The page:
Gene’s sister, Marguerite Gauntier Liggett (pictured above, far right) was married to Swedish billionaire Axel Wenner-Gren. Wenner-Gren owned newspapers, banks and arms manufacturers among many other things. Marguerite did not produce an heir to his vast fortune.
Dale Fuller (1885-1948) was an American actress who appeared in 67 films between 1915 and 1935. She never married.
Florence Lawrence (1886-1938) is often referred to as “The First Movie Star.” When Florence left Biograph for IMP, the former company knowingly reported that Lawrence had been killed by a street car in New York City. IMP’s head Carl Laemmle countered on 3/3/1910 with the famous headline, “We Nail A Lie.”
Laemmle generated attention by falsely claiming that Lawrence’s St. Louis fans were so excited to learn that she had not died that they rushed her in a frenzy and tore her clothes off. Due to Laemmle’s ingenuity, the “star system” was born.
Lawrence was married three times and had no children.
On December 28, 1938, Lawrence ingested cough syrup and ant paste at her home in West Hollywood. Lawrence’s neighbor Marian Menzer called an ambulance but doctors were unable to save Lawrence who died at 2:45 (11). Lawrence’s funeral was held on 12/30 (33).
I used to sit in my dressing room at the studio and wonder just how much longer I could keep making believe. Florence Lawrence
Iva Shepard (1886-1973) was an American silent film actress. She did not appear in films after 1918, but made guest appearances in two 1955 episodes of I Love Lucy. Shepard was married twice. Iva hunch that she was anatomically unable to have children.
Hilda Moore (1890-1929) was a British film and stage actress who served in WWI with the First Aid Nursing Yeomanry (FANY.) We are told that she had a son but she “died” from after catching an infection from her 5-year-old son. Her illness lasted 6 days.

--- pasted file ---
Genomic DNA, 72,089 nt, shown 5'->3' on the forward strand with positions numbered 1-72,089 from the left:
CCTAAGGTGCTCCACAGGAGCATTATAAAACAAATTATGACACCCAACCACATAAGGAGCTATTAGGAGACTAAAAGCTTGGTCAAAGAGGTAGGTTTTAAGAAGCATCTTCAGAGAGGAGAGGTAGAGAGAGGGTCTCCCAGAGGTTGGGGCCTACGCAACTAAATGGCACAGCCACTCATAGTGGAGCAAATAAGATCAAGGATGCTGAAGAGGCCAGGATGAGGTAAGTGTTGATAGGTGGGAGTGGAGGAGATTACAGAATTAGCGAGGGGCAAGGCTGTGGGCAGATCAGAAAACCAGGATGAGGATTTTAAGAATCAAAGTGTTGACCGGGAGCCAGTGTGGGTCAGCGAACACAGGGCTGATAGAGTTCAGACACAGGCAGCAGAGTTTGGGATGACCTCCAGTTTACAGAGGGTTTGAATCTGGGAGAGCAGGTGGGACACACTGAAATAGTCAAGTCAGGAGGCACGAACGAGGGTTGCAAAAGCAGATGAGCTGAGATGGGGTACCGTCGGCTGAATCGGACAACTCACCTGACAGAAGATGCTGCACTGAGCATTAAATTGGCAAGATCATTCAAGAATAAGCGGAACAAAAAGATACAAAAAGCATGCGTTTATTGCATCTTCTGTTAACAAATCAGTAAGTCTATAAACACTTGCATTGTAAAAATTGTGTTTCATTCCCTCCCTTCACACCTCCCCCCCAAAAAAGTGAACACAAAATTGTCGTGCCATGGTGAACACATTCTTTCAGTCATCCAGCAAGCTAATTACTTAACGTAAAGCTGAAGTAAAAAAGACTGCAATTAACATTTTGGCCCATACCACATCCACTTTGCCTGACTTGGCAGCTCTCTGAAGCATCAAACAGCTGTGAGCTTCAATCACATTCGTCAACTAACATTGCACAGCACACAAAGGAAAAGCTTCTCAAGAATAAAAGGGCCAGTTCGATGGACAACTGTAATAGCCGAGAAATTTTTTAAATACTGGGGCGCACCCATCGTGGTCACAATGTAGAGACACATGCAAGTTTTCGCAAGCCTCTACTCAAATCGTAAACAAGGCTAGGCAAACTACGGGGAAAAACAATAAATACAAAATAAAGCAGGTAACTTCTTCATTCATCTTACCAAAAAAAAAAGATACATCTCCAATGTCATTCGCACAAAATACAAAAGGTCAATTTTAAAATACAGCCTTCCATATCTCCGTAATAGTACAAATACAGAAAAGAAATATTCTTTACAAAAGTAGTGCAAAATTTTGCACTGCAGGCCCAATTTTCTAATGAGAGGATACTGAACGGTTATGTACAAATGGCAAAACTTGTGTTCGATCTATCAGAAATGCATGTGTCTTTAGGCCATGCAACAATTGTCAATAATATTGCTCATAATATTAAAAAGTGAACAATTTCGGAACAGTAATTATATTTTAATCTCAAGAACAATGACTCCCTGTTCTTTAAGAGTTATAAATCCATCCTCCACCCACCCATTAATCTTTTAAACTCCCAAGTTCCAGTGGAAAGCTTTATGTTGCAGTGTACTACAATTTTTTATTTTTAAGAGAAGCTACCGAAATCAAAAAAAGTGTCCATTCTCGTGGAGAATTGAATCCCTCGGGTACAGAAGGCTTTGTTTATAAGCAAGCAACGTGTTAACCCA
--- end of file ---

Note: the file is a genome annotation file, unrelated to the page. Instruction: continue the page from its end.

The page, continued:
Jose Collins (1887-1958) was the actress daughter of music hall performer Lottie Collins who popularized the song “Ta-ra-ra Boom-de-ay!” Jose Collins was married three times: firstly, in 1911, to Leslie Chatfield; secondly in 1920 Lord Robert Edward Innes-Ker (brother of Henry John Innes-Ker, 8th Duke of Roxburghe); and thirdly to Dr Gerald Kirkland. Collins had no children by any of her marriages.
Madge Titheradge (1887-1961) was an Australian-born actress. Madge Titheradge’s first marriage, to actor Charles Quartermaine, was dissolved in 1918. In 1928 she married American business man Edgar Park and temporarily retired from the stage, returning in 1932. After her husband’s death in 1938 she suffered progressively bad health, and spent the last twenty years of her life as an invalid.
Phyllis Neilsen-Terry (1892-1977) was an English actress. She was a member of the third generation of the the theatrical dynasty the Terry family. Here’s a picture of her “mother” Julia.
Finally, here are some more members of the Terry theatrical acting dynasty.
Kate Terry, Ellen Terry, Florence Terry, Edith Craig, Mabel Terry-Lewis, Robin Craig.
I’m so confused!